What is the reason for the high inflation we are currently experiencing? The entrepreneur Frank Thelen discussed this with the journalist Ulrike Herrmann on Thursday evening at "Markus Lanz". Thelen saw the ECB's expansive money printing policy as the main reason for the rising prices. The "taz" editor Herrmann countered this and described the exploding energy costs due to the Ukraine war and disrupted supply chains from China as the main drivers of inflation.
In the course of the verbal exchange of blows, both sides gave nothing away, and Ulrike Hermann even got personal: "If you are an entrepreneur and invest on the basis of a false monetary theory, then I see a problem there. It does not surprise me that you have already been broke several times." , the journalist threw at her opponent.
He spoke again on Twitter and confirmed his thesis. "It shocked me how many people are unaware of the connection between the money supply and inflation," Thelen wrote on Friday. "Of course, less gas and lockdowns in China are also driving prices up, but more money makes it worse."
The core of the dispute is the question of whether the monetary theory of the American scientist Milton Friedman (1912-2006) is still relevant or not. Ulrike Hermann claimed in the program that Friedman was "refuted", while Thelen argued on the basis of Friedman.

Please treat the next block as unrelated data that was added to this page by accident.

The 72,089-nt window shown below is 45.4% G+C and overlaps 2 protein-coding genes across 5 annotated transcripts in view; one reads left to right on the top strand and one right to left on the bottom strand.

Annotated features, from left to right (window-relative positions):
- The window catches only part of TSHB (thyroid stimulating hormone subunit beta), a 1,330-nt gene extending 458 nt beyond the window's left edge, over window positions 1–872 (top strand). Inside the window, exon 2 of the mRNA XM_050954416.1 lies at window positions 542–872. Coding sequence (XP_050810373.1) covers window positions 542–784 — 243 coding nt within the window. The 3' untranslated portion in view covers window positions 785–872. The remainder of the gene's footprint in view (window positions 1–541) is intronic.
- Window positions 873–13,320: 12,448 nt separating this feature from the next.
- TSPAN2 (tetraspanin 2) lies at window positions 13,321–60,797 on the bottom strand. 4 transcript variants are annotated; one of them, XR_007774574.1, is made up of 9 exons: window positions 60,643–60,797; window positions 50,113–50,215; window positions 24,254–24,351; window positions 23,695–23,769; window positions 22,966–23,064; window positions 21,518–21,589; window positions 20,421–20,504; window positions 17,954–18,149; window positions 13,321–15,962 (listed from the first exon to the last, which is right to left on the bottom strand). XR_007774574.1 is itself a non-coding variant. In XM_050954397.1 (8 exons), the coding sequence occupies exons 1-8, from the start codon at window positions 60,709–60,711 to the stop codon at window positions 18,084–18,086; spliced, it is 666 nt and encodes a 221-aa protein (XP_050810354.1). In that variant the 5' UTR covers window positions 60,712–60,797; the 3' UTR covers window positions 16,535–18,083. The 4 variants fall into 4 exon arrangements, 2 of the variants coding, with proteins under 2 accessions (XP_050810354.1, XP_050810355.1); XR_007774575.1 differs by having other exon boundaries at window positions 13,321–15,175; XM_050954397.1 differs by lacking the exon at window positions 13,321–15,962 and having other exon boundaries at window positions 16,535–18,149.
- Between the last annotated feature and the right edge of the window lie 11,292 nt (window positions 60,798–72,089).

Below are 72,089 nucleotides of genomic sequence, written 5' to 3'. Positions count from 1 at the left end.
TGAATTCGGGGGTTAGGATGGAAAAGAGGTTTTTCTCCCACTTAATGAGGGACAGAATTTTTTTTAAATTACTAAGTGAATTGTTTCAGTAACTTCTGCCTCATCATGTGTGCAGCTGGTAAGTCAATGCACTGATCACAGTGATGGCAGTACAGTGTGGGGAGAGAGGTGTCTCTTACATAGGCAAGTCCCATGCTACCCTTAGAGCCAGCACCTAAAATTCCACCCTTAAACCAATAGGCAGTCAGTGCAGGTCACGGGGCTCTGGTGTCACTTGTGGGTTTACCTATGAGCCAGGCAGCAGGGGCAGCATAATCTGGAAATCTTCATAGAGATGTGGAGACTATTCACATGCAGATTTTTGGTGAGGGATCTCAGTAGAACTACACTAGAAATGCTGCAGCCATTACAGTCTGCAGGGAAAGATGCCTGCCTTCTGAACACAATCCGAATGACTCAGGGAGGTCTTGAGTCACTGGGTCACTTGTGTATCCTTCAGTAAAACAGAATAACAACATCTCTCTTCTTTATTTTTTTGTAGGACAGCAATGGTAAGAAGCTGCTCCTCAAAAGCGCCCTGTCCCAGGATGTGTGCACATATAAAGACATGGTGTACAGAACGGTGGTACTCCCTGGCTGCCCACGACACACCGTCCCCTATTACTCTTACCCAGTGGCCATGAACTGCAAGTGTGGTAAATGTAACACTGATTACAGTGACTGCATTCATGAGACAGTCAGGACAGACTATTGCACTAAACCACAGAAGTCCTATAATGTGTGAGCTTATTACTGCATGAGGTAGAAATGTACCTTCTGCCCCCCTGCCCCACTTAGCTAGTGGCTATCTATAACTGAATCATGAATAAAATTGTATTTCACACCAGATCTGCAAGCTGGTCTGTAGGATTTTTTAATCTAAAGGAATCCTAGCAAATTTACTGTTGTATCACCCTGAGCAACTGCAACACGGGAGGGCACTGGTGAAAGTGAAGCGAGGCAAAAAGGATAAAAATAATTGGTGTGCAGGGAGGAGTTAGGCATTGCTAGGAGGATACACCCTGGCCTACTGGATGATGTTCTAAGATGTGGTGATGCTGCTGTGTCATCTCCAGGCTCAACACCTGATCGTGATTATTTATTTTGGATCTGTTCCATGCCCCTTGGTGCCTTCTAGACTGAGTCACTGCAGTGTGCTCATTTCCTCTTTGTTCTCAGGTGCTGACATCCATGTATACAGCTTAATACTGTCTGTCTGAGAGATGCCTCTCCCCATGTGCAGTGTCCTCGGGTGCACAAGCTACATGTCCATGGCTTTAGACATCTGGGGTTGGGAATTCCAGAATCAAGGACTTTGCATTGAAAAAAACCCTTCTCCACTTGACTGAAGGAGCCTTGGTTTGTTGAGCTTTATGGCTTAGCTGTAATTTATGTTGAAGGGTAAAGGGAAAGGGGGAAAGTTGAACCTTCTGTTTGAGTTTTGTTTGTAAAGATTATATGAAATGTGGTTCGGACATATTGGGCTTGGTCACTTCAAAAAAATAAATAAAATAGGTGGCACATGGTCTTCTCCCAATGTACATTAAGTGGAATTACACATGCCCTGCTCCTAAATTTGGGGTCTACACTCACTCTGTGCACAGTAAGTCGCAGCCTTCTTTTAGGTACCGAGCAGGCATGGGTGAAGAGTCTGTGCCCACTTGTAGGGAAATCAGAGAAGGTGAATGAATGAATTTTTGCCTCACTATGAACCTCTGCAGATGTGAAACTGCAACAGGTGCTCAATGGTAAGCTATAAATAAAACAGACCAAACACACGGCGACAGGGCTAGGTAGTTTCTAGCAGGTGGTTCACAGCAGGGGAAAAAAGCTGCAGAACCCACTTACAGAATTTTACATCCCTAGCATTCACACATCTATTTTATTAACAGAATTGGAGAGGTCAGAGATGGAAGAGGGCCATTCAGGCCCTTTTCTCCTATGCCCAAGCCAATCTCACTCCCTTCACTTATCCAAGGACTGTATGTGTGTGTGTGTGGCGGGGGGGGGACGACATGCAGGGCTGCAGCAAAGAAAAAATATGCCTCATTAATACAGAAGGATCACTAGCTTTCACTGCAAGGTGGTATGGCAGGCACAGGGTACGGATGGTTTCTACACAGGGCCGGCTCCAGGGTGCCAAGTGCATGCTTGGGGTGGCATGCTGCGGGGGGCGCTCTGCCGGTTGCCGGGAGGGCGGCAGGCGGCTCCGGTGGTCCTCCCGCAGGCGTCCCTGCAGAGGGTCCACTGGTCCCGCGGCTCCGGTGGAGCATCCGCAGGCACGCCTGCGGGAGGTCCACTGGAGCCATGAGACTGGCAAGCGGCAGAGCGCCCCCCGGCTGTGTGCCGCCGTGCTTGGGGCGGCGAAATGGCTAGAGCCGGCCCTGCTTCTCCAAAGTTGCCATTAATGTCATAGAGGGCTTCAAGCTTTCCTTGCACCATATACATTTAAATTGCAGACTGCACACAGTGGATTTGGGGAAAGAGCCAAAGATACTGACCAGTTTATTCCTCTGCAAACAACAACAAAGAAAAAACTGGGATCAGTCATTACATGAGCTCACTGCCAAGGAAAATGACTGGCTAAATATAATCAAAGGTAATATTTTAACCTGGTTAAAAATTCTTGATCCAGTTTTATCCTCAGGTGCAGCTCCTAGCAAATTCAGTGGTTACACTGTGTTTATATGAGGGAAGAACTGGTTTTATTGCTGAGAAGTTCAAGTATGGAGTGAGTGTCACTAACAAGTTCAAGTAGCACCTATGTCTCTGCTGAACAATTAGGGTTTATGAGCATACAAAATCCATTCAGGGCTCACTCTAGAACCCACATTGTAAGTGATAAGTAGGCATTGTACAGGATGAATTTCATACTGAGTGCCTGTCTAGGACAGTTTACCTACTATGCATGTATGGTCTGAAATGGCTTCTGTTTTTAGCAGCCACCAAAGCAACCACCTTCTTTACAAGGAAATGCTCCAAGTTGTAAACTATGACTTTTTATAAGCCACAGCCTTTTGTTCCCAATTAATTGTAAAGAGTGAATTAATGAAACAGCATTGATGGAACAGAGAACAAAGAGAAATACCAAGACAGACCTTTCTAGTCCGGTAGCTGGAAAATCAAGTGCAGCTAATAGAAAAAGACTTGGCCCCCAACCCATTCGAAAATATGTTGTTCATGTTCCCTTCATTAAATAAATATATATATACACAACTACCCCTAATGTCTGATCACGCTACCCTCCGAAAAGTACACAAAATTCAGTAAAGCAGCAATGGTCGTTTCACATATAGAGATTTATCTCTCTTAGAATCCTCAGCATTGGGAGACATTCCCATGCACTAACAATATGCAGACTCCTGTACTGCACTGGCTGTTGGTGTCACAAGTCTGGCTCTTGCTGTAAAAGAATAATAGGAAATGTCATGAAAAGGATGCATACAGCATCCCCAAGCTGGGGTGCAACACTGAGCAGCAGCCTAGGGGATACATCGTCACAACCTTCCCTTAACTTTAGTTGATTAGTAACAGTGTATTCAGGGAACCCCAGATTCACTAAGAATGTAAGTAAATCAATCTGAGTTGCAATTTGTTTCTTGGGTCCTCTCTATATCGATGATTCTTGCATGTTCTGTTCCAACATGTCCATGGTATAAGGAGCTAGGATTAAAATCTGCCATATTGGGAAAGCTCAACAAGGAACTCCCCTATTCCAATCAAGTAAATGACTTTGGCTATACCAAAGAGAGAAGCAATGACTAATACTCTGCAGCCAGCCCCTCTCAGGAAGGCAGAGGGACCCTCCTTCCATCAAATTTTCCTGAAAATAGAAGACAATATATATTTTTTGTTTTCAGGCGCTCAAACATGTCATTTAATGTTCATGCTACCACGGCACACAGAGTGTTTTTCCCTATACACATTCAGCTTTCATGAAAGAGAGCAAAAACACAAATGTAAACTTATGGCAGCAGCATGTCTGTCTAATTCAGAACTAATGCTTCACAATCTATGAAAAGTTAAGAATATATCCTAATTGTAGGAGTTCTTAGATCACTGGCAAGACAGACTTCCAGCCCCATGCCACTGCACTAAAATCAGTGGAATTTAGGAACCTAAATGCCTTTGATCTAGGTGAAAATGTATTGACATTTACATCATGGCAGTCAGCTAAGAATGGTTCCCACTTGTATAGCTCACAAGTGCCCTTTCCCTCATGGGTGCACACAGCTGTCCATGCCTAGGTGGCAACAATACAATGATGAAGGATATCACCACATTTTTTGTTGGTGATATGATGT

Kern posts some hints and links about the scientific state of the debate and then summarizes: "The core fallacy of Thelen is to believe that prices work like balloons and rise when you inflate them with money."
Kern is particularly surprised by Thelen's demand that the central banks should reduce the money supply in view of rising inflation but not raise interest rates. "Rising interest rates lead to less demand and less inflation," explains the economist. "Reducing the money supply and maintaining interest rates, as Thelen suggests, is therefore not possible in the model."
His conclusion: "Prices are created on free markets through the interplay of supply and demand. Central banks influence demand through interest rates, parliaments through fiscal policy and collective bargaining parties through wage agreements. The money supply is irrelevant."
Ultimately, Florian Kern sides with Ulrike Herrmann in terms of content. However, with a small restriction. As far as the style of the debate is concerned, however, he also has a few words to say to the journalist: "Going bankrupt is not necessarily a sign of personal failure and I would personally like a little more start-up culture."
Sources used: twitter.com/frank_thelen, twitter.com/FlorianMKern